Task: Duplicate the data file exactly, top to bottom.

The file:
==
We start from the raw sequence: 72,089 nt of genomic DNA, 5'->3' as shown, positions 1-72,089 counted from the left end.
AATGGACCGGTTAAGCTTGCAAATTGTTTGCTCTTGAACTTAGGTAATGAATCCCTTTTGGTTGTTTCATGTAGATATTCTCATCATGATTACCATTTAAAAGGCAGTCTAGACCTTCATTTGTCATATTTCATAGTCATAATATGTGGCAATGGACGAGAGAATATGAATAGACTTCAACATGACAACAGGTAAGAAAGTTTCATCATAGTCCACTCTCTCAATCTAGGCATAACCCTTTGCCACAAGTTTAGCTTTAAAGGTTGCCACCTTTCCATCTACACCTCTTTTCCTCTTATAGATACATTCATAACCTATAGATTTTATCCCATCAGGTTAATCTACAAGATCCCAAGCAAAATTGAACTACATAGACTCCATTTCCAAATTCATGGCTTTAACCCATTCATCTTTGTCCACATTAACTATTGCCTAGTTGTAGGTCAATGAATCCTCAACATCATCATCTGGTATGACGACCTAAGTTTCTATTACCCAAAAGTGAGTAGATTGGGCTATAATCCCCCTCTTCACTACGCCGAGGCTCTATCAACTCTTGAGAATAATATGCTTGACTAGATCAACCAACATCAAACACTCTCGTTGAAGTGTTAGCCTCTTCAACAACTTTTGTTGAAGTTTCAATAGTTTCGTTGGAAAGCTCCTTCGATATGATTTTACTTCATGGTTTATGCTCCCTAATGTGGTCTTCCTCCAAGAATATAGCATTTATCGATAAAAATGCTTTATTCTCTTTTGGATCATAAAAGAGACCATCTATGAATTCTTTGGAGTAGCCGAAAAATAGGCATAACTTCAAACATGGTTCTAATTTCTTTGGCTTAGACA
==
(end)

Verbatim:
We start from the raw sequence: 72,089 nt of genomic DNA, 5'->3' as shown, positions 1-72,089 counted from the left end.
AATGGACCGGTTAAGCTTGCAAATTGTTTGCTCTTGAACTTAGGTAATGAATCCCTTTTGGTTGTTTCATGTAGATATTCTCATCATGATTACCATTTAAAAGGCAGTCTAGACCTTCATTTGTCATATTTCATAGTCATAATATGTGGCAATGGACGAGAGAATATGAATAGACTTCAACATGACAACAGGTAAGAAAGTTTCATCATAGTCCACTCTCTCAATCTAGGCATAACCCTTTGCCACAAGTTTAGCTTTAAAGGTTGCCACCTTTCCATCTACACCTCTTTTCCTCTTATAGATACATTCATAACCTATAGATTTTATCCCATCAGGTTAATCTACAAGATCCCAAGCAAAATTGAACTACATAGACTCCATTTCCAAATTCATGGCTTTAACCCATTCATCTTTGTCCACATTAACTATTGCCTAGTTGTAGGTCAATGAATCCTCAACATCATCATCTGGTATGACGACCTAAGTTTCTATTACCCAAAAGTGAGTAGATTGGGCTATAATCCCCCTCTTCACTACGCCGAGGCTCTATCAACTCTTGAGAATAATATGCTTGACTAGATCAACCAACATCAAACACTCTCGTTGAAGTGTTAGCCTCTTCAACAACTTTTGTTGAAGTTTCAATAGTTTCGTTGGAAAGCTCCTTCGATATGATTTTACTTCATGGTTTATGCTCCCTAATGTGGTCTTCCTCCAAGAATATAGCATTTATCGATAAAAATGCTTTATTCTCTTTTGGATCATAAAAGAGACCATCTATGAATTCTTTGGAGTAGCCGAAAAATAGGCATAACTTCAAACATGGTTCTAATTTCTTTGGCTTAGACA